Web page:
Vampire bat transmitted rabies (VBR) is a continuing burden to public health and agricultural sectors in Latin America, despite decades-long efforts to control the disease by culling bat populations. Culling has been shown to disperse bats, leading to an increased spread of rabies. Thus, non-lethal strategies to control VBR, such as vaccination, are desired. Here, we evaluated the safety and efficacy of a viral-vectored recombinant mosaic glycoprotein rabies vaccine candidate (RCN-MoG) in vampire bats (Desmodus rotundus) of unknown history of rabies exposure captured in México and transported to the United States. Vaccination with RCN-MoG was demonstrated to be safe, even in pregnant females, as no evidence of lesions or adverse effects were observed. We detected rabies neutralizing antibodies in 28% (8/29) of seronegative bats post-vaccination. Survival proportions of adult bats after rabies virus (RABV) challenge ranged from 55–100% and were not significantly different among treatments, pre- or post-vaccination serostatus, and route of vaccination, while eight pups (1–2.5 months of age) used as naïve controls all succumbed to challenge (P<0.0001). Importantly, we found that vaccination with RCN-MoG appeared to block viral shedding, even when infection proved lethal. Using real-time PCR, we did not detect RABV nucleic acid in the saliva samples of 9/10 vaccinated bats that succumbed to rabies after challenge (one was inconclusive). In contrast, RABV nucleic acid was detected in saliva samples from 71% of unvaccinated bats (10/14 sampled, plus one inconclusive) that died of the disease, including pups. Low seroconversion rates post-vaccination and high survival of non-vaccinated bats, perhaps due to earlier natural exposure, limited our conclusions regarding vaccine efficacy. However, our findings suggest a potential transmission-blocking effect of vaccination with RCN-MoG that could provide a promising strategy for controlling VBR in Latin America beyond longstanding culling programs.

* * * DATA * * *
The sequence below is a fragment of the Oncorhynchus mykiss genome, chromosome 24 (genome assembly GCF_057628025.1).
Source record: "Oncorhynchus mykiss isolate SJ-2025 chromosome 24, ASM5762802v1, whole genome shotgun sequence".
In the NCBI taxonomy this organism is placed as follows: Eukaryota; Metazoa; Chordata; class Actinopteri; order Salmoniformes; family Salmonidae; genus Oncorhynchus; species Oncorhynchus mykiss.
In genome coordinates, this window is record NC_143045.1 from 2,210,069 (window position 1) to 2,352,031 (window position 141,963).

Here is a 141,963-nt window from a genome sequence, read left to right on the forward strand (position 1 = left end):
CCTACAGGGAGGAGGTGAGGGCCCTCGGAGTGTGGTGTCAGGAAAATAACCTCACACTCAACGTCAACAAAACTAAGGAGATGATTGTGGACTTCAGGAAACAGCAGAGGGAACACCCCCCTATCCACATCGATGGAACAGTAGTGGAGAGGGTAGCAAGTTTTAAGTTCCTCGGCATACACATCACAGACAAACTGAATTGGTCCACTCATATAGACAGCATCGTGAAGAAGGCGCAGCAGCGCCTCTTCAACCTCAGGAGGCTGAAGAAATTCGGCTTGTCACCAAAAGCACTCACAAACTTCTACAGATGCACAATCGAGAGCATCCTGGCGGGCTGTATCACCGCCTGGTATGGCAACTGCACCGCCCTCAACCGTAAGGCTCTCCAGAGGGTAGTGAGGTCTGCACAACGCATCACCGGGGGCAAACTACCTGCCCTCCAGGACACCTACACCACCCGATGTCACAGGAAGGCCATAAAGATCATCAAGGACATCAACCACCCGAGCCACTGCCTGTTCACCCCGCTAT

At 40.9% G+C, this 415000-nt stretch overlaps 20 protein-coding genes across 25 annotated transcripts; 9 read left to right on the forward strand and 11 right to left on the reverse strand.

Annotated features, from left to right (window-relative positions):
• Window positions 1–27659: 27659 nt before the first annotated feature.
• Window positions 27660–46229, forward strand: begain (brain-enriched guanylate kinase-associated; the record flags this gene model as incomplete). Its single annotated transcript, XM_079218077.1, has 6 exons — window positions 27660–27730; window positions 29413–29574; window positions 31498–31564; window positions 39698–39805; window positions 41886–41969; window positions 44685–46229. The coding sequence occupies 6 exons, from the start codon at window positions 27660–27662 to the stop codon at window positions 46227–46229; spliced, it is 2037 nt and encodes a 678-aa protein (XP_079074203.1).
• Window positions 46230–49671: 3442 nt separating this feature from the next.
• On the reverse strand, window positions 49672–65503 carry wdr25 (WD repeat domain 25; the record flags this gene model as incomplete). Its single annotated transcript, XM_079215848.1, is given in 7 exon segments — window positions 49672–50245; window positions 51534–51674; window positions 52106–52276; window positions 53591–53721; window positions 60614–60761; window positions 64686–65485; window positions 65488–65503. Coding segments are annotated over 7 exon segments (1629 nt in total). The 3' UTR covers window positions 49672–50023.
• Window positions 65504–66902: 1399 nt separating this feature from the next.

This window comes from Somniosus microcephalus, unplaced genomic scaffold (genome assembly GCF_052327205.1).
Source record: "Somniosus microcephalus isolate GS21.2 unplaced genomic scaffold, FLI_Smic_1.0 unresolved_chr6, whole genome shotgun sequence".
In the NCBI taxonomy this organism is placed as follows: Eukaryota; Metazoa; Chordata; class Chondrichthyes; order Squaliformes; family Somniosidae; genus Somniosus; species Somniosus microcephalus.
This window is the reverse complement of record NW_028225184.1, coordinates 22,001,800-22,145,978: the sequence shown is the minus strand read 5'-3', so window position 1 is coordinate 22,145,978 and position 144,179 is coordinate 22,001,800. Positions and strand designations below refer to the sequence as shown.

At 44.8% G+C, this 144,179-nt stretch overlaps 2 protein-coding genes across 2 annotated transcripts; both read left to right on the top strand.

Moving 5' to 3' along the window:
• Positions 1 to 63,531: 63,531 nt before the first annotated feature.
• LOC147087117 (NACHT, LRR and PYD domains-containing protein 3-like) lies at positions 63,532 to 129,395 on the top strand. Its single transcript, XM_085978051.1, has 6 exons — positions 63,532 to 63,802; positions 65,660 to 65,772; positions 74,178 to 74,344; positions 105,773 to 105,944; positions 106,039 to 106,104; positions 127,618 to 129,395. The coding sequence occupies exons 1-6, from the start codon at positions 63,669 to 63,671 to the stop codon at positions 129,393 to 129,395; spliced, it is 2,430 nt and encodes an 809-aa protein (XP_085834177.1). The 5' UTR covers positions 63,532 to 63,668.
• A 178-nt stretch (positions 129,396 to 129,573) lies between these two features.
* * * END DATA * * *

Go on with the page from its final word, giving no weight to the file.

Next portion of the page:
|Title||A recombinant rabies vaccine that prevents viral shedding in rabid common vampire bats (Desmodus rotundus)|
|Authors||Elsa M. Cárdenas-Canales, Andres Velasco-Villa, James A. Ellison, Panayampalli S. Satheshkumar, Jorge E. Osario, Tonie E. Rocke|
|Publication Subtype||Journal Article|
|Series Title||PLoS Neglected Tropical Diseases|
|Record Source||USGS Publications Warehouse|
|USGS Organization||National Wildlife Health Center|